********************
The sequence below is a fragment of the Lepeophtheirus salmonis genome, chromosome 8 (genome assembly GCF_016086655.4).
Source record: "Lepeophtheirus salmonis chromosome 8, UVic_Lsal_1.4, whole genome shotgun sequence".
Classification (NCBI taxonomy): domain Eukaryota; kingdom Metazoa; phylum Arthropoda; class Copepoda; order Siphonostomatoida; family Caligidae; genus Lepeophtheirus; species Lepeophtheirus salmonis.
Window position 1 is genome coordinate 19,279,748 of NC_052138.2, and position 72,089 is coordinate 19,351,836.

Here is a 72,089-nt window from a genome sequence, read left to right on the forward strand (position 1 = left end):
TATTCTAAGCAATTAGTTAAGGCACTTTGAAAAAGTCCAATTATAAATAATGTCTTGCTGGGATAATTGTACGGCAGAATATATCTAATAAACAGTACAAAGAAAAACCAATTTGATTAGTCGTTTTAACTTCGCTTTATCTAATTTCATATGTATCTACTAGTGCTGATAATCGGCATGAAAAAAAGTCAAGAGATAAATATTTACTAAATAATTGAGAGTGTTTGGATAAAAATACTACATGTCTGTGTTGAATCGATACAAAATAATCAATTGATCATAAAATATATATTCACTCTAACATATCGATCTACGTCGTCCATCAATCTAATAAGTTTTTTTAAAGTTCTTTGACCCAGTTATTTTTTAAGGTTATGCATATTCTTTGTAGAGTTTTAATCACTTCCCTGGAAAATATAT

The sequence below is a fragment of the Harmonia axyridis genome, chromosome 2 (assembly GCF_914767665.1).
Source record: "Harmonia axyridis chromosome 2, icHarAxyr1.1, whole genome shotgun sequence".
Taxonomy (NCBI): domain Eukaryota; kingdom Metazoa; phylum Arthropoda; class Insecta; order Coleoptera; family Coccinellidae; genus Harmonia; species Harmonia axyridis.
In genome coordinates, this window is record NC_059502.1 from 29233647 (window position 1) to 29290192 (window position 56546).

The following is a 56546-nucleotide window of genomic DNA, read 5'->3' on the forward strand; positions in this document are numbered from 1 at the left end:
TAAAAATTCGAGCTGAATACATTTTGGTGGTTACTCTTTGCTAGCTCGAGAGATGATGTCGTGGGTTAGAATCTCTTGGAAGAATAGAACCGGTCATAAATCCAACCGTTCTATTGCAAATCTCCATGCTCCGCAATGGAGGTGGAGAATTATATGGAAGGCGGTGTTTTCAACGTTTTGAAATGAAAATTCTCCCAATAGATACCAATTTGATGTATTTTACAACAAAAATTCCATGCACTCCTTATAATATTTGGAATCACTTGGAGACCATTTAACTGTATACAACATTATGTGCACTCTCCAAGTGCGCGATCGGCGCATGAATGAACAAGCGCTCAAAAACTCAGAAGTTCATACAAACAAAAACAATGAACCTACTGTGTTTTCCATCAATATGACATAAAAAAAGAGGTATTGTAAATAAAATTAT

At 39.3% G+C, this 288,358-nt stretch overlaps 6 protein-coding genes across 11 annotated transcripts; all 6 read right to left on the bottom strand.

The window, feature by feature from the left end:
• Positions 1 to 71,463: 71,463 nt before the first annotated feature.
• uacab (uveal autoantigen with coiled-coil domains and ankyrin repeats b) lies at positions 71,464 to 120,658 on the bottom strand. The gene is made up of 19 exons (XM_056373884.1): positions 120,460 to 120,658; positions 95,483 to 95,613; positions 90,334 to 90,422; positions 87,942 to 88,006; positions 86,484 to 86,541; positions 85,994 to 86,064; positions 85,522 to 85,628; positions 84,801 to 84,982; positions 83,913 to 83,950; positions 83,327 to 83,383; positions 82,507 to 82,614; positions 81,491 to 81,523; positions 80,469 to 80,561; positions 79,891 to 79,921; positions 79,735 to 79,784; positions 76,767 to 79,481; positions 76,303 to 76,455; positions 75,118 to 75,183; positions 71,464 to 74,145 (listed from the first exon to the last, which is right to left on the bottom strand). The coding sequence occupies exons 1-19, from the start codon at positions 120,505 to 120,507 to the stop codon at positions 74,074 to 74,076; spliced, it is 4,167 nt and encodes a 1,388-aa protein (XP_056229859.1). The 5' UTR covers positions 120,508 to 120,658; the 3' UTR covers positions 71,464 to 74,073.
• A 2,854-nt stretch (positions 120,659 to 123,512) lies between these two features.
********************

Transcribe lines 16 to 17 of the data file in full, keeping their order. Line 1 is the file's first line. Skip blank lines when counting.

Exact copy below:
• uacab (uveal autoantigen with coiled-coil domains and ankyrin repeats b) lies at positions 71,464 to 120,658 on the bottom strand. The gene is made up of 19 exons (XM_056373884.1): positions 120,460 to 120,658; positions 95,483 to 95,613; positions 90,334 to 90,422; positions 87,942 to 88,006; positions 86,484 to 86,541; positions 85,994 to 86,064; positions 85,522 to 85,628; positions 84,801 to 84,982; positions 83,913 to 83,950; positions 83,327 to 83,383; positions 82,507 to 82,614; positions 81,491 to 81,523; positions 80,469 to 80,561; positions 79,891 to 79,921; positions 79,735 to 79,784; positions 76,767 to 79,481; positions 76,303 to 76,455; positions 75,118 to 75,183; positions 71,464 to 74,145 (listed from the first exon to the last, which is right to left on the bottom strand). The coding sequence occupies exons 1-19, from the start codon at positions 120,505 to 120,507 to the stop codon at positions 74,074 to 74,076; spliced, it is 4,167 nt and encodes a 1,388-aa protein (XP_056229859.1). The 5' UTR covers positions 120,508 to 120,658; the 3' UTR covers positions 71,464 to 74,073.
• A 2,854-nt stretch (positions 120,659 to 123,512) lies between these two features.